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Suffolk Sister speaks of earthquake-hit Syria work

A Suffolk Catholic Sister has spoken movingly of her work in war-torn and earthquake-hit Syria at St Mary’s in Ipswich. Jean Johnson reports.

It was a wonderful privilege on Saturday May 13 to listen to Sister Helen give an illustrated talk: ‘For love of Syria’ at St Mary’s, Woodbridge Road, Ipswich. She is a Sister of Jesus and Mary who worked in our parish for around 160 years and still have a community in nearby Felixstowe. They have many overseas projects but the focus was on Syria, which Sr Helen visits regularly. She was last there in March.

While their mission is now centred in Damascus they have outreach to several parts of the country through an army of lay helpers and funds from aid agencies.

Syria has endured years of conflict and more recently the terrible earthquake in the area around Aleppo. Help in these contexts for the local people is the focus of the work of the Sisters.  During the war the sisters opened a small factory making jeans and so provided paid employment for local men.

Maaloula is a town where Aramaic, the language of Jesus, is still spoken. It was brutally attacked by ISIS. Through funding from aid agencies such as ACN, houses are being repaired.  A small factory for making underwear, pyjamas, etc was started during the war years and provides paid employment for local women.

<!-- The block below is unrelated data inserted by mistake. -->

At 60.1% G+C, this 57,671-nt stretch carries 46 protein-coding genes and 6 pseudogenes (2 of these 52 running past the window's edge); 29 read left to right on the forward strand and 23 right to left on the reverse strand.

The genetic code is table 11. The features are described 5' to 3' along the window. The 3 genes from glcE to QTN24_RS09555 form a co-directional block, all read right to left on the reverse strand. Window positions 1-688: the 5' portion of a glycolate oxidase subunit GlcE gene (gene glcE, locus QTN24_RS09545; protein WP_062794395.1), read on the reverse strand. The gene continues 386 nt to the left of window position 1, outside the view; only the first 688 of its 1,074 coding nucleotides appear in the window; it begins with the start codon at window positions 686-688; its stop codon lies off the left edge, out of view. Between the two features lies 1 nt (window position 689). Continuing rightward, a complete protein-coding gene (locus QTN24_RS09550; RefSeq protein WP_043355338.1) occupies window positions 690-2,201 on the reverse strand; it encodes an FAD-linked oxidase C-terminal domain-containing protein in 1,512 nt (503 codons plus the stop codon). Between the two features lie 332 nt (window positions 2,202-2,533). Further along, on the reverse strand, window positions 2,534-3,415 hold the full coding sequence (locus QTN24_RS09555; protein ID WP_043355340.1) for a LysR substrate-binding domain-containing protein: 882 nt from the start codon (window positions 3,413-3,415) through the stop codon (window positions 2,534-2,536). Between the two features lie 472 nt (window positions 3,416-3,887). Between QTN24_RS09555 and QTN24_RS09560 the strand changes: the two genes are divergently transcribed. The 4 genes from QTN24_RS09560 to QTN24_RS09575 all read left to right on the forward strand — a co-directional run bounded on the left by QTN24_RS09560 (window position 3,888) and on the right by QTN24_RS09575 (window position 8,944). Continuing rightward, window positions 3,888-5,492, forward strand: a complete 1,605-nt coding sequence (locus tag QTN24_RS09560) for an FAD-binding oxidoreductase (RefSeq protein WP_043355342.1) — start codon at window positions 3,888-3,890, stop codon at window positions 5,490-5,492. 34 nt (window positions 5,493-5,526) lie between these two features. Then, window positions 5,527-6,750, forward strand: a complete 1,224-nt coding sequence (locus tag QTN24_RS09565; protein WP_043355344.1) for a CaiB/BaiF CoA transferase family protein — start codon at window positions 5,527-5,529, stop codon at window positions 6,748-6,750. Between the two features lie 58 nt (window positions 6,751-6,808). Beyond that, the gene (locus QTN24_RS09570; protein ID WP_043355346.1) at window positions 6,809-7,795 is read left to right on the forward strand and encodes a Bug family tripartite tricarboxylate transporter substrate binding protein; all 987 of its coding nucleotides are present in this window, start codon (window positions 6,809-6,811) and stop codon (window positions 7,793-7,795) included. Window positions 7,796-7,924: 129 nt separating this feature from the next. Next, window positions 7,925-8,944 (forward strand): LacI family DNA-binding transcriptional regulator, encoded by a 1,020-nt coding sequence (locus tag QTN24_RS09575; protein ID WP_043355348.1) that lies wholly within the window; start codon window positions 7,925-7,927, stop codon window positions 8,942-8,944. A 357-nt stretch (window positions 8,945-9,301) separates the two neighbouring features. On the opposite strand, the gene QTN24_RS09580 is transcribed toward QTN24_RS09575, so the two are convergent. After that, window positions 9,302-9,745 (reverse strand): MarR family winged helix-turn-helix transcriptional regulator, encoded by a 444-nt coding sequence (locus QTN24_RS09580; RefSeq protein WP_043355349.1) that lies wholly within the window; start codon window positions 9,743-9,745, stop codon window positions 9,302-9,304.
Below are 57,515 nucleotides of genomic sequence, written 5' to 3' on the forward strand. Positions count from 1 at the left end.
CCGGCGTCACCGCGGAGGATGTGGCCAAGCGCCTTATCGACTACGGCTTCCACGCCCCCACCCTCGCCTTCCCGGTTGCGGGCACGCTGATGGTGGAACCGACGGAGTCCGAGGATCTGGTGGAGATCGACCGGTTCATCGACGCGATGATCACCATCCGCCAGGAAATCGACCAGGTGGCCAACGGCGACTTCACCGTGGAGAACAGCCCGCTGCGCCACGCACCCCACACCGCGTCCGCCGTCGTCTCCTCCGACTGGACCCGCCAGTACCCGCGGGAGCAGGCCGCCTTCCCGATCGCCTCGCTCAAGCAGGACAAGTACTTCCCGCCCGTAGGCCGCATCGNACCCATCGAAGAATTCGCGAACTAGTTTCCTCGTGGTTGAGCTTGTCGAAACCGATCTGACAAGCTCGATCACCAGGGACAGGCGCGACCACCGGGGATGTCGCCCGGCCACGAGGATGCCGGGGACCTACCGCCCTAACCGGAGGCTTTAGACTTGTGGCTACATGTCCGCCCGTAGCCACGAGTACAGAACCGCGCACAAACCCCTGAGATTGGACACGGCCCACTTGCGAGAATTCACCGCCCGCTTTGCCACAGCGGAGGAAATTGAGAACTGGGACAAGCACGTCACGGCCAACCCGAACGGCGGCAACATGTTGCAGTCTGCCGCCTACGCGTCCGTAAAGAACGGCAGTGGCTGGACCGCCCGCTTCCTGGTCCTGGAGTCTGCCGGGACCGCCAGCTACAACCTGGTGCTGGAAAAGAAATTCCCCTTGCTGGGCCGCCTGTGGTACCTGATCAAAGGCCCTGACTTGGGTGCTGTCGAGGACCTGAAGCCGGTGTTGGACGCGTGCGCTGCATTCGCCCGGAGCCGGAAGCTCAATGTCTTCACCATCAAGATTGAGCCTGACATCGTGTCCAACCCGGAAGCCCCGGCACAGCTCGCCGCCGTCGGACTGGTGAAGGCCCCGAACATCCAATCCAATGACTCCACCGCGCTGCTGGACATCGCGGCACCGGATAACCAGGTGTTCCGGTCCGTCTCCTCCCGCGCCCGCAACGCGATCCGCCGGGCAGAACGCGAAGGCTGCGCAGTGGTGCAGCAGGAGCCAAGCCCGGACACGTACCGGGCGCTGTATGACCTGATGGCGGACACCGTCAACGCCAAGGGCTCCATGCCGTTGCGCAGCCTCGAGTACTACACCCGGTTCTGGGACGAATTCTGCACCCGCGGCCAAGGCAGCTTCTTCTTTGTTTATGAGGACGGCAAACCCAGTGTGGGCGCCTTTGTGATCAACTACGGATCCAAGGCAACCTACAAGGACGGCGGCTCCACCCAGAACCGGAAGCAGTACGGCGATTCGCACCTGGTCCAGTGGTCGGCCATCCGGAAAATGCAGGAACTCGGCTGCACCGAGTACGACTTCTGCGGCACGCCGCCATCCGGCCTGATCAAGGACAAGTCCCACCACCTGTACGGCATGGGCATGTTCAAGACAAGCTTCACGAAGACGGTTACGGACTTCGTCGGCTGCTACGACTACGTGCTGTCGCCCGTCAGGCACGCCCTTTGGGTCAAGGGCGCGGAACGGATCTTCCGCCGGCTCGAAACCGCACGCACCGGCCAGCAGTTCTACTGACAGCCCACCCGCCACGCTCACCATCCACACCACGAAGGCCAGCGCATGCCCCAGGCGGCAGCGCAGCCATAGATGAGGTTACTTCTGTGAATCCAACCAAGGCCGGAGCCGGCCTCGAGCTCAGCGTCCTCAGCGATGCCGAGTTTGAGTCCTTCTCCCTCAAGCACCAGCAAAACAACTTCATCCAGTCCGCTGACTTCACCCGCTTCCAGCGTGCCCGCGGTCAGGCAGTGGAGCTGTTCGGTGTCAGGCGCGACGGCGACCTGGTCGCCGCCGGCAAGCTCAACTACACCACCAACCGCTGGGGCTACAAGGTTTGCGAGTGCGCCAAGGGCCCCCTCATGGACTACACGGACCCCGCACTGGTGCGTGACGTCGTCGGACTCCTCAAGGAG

In different places local women who can knit and crochet are making items such as small fish and crosses which can then be brought back to the UK. They can be purchased from Aid to the Church in Need.

Throughout Syria, many have been traumatised by the situation. In Damascus the Sisters run music and art therapy sessions for children as well as providing spaces for prayer and a monthly Holy Hour, welcomed by these people of faith.

Training sessions, ranging from how to write a cv to electronics courses, can help people towards gaining employment. Micro projects such as those currently running in Aleppo, Homs and Damascus by “Hope Centre”, have helped hundreds of people to obtain tools, such as a small digger for a local farmer – the necessary tools are bought, meaning the recipient is able to work, and they repay the cost over three years.

At the moment in Damascus 19 families, displaced by the earthquake in Aleppo, are being helped with the most basic necessities.

This is just a taster of what the Sisters and their small army of companions in mission are doing with help from several Aid Agencies. It was a joy for Christians from several local Catholic and Anglican churches to learn of the imaginative support being given by the Sisters to the people of Syria.

Photos show Sr Helen from Felixstowe.